The nominees: Glenn Close, “Albert Nobbs”; Viola Davis, “The Help”; Rooney Mara, “The Girl with the Dragon Tattoo”; Meryl Streep, “The Iron Lady”; Michelle Williams, “My Week with Marilyn”
Who was robbed: Kristen Wiig, “Bridesmaids” – Not only did she coauthor one of the year’s biggest hits, Wiig also delivered a clinic on physical comedy so deft that she instantly resurrected memories of Mary Tyler Moore, Lucille Ball and Carol Burnett. The longtime character actress also proved beyond a doubt that she is the new queen of romantic comedy, with a lead performance that was as funny as it was heartbreaking.
Who should win: Viola Davis – With her interpretation of Marilyn Monroe, Michelle Williams conjured a mesmerizing performance that didn’t so much impersonate the blond bombshell, but vividly personified the iconic actress’ love-hate relationship with being in the spotlight. Still, she was no match for Davis, who brought much-needed gravitas to a movie that has been widely criticized for being too soft on racism. Her heartfelt acceptance speeches at the SAG and BFCA awards shows also will no doubt help accelerate her march to becoming only the second black woman (Halle Berry was the first) to win a Best Actress Oscar.
Who will win: Davis – The sentimental favorite is Streep, who was good, but not great, in her portrayal of Margaret Thatcher. Besides, Davis has too much momentum going for her to allow Streep to pull the upset.
The nominees: Demian Bichir, “A Better Life”; George Clooney, “The Descendants”; Jean Dujardin, “The Artist”; Gary Oldman, “Tailor Tinker Soldier Spy”; Brad Pitt, “Moneyball”
Who was robbed: Michael Shannon, “Take Shelter” – Shannon’s omission is made all the more egregious because, in my opinion, he delivered the year’s best performance, playing a blue-collar family man, rightly or wrongly, convinced the world is about to end.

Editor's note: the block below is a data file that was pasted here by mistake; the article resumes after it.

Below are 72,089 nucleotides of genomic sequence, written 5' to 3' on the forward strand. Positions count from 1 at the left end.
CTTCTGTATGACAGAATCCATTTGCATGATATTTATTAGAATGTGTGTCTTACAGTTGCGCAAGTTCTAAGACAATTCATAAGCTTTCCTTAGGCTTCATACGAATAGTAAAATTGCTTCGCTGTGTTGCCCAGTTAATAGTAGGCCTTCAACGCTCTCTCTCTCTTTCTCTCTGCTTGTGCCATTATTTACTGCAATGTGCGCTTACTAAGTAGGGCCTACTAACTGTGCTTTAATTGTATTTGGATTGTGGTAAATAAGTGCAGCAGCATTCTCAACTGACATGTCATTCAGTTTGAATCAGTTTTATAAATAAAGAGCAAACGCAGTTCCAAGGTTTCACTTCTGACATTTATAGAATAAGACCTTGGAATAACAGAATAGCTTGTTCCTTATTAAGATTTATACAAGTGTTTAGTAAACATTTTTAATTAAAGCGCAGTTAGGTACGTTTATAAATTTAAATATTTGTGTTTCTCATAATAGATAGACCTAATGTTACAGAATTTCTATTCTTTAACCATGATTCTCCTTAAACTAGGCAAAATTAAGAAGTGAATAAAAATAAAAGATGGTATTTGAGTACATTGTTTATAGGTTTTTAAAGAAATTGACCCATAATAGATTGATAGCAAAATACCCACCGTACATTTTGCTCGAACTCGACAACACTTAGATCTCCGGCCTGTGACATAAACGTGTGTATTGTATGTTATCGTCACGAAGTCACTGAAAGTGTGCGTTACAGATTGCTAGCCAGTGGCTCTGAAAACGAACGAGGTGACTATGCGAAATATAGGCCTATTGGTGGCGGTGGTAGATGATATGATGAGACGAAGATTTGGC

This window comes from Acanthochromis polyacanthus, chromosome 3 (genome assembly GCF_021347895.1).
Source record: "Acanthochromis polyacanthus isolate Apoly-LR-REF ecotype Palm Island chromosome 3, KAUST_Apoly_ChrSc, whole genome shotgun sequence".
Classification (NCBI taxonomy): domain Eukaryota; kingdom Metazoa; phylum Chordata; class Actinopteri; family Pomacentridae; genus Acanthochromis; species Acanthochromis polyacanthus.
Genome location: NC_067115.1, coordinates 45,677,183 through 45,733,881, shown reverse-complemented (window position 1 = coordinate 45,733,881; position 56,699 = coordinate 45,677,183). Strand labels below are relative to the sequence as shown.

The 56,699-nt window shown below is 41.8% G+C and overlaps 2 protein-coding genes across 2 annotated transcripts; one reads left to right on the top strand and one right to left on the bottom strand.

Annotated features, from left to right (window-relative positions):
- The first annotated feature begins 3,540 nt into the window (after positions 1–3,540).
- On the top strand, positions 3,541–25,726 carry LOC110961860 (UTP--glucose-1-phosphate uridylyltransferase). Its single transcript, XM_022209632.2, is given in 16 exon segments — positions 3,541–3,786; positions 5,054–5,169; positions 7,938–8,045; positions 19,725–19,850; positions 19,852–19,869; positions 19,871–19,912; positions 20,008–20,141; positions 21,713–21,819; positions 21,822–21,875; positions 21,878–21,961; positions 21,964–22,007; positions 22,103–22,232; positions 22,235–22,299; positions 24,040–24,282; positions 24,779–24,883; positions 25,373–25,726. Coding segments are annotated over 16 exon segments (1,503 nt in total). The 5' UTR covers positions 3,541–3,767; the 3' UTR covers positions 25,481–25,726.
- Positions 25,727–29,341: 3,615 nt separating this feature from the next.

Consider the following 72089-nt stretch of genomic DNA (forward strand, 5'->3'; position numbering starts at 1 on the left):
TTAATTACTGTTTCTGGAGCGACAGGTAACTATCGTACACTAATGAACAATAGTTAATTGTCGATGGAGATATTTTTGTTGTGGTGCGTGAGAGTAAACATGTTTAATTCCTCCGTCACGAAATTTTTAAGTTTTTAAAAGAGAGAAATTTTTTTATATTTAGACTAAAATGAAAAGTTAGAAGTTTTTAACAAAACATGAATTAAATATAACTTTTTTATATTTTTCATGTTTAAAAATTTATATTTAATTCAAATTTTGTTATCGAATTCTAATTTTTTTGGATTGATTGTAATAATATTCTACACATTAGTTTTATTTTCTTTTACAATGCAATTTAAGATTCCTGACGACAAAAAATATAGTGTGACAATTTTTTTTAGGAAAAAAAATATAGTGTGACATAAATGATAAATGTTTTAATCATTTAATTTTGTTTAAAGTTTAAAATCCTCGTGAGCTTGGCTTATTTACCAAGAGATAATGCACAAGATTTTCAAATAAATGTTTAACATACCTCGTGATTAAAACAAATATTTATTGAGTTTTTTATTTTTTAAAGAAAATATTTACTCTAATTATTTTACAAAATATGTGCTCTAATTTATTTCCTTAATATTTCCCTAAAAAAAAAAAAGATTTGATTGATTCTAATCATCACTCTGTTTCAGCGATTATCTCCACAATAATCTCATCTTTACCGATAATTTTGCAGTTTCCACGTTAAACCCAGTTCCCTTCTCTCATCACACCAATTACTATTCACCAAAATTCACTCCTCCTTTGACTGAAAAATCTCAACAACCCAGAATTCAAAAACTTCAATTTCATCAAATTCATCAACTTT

Who should win: George Clooney – Pitt had the better year, delivering career-best performances in both “The Tree of Life” and “Moneyball,” but his old pal, Clooney, was just too charming to resist as the patriarch of a dysfunctional family he fights desperately to hold together in the wake of tragedy.
Who will win: Jean Dujardin – As much as I loved Clooney’s ridiculously endearing performance, I believe the Oscar will go instead to Dujardin, who stands to become the first Frenchmen to ever be honored as Best Actor. And the award will be richly deserved thanks to his mostly silent portrayal of a washed-up 1920s movie star. As dashing as Valentino and as charming as Douglas Fairbanks, Dujardin epitomized what it means to be a vintage matinee idol, from his wonderfully expressive face to his winning physicality.
The nominees: Woody Allen, “Midnight in Paris”; Michel Hazanavicius, “The Artist”; Terrence Malick, “The Tree of Life”; Alexander Payne, “The Descendants”; Martin Scorsese, “Hugo”
Who was robbed: Tate Taylor, “The Help” – Did a picture with four Oscar nominations, including three in the coveted acting categories, merely direct itself? Of course it didn’t, which makes it strange that Taylor isn’t listed here instead of Alexander Payne, whose “Descendants” was great, but hardly up to the abilities of a man who previously gave us gems like “Sideways” and “Election.”
Who should win: Martin Scorsese – Not only did Scorsese make it cool again to go to a family movie, he also made it OK to really like 3-D, especially when used as effectively as he uses the technology in making “Hugo” the most visually stunning movie of the year.
Who will win: Michel Hazanavicius – Scorsese still has an outside shot at pulling the upset. But rarely have Academy voters failed to fall in step with the Directors Guild Awards, which recognized Hazanavicius as its winner last month. Deservedly so, because not only was “The Artist” wildly imaginative, it was also a technical masterpiece thanks to Hazanavicius’ meticulous attention to detail in accurately duplicating the look and feel of films from the silent era.